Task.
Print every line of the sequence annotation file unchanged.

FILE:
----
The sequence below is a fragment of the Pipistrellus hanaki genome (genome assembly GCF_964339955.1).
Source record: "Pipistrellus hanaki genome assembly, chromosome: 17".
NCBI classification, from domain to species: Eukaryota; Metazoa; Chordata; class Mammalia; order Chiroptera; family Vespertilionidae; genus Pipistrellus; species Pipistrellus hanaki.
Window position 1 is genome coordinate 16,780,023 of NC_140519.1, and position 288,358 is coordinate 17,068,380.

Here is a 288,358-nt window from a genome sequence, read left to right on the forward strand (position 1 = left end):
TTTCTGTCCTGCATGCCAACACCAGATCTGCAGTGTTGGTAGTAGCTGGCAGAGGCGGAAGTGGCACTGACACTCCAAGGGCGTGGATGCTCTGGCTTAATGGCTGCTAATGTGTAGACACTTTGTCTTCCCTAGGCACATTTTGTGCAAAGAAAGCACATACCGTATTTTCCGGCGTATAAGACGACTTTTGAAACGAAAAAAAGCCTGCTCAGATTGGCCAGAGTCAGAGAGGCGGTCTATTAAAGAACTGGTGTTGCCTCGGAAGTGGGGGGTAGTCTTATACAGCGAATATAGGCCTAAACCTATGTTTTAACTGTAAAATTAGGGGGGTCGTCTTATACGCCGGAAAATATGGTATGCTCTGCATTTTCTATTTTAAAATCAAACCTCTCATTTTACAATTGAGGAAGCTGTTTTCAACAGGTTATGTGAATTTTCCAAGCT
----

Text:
The sequence below is a fragment of the Pipistrellus hanaki genome (genome assembly GCF_964339955.1).
Source record: "Pipistrellus hanaki genome assembly, chromosome: 17".
NCBI classification, from domain to species: Eukaryota; Metazoa; Chordata; class Mammalia; order Chiroptera; family Vespertilionidae; genus Pipistrellus; species Pipistrellus hanaki.
Window position 1 is genome coordinate 16,780,023 of NC_140519.1, and position 288,358 is coordinate 17,068,380.

Here is a 288,358-nt window from a genome sequence, read left to right on the forward strand (position 1 = left end):
TTTCTGTCCTGCATGCCAACACCAGATCTGCAGTGTTGGTAGTAGCTGGCAGAGGCGGAAGTGGCACTGACACTCCAAGGGCGTGGATGCTCTGGCTTAATGGCTGCTAATGTGTAGACACTTTGTCTTCCCTAGGCACATTTTGTGCAAAGAAAGCACATACCGTATTTTCCGGCGTATAAGACGACTTTTGAAACGAAAAAAAGCCTGCTCAGATTGGCCAGAGTCAGAGAGGCGGTCTATTAAAGAACTGGTGTTGCCTCGGAAGTGGGGGGTAGTCTTATACAGCGAATATAGGCCTAAACCTATGTTTTAACTGTAAAATTAGGGGGGTCGTCTTATACGCCGGAAAATATGGTATGCTCTGCATTTTCTATTTTAAAATCAAACCTCTCATTTTACAATTGAGGAAGCTGTTTTCAACAGGTTATGTGAATTTTCCAAGCT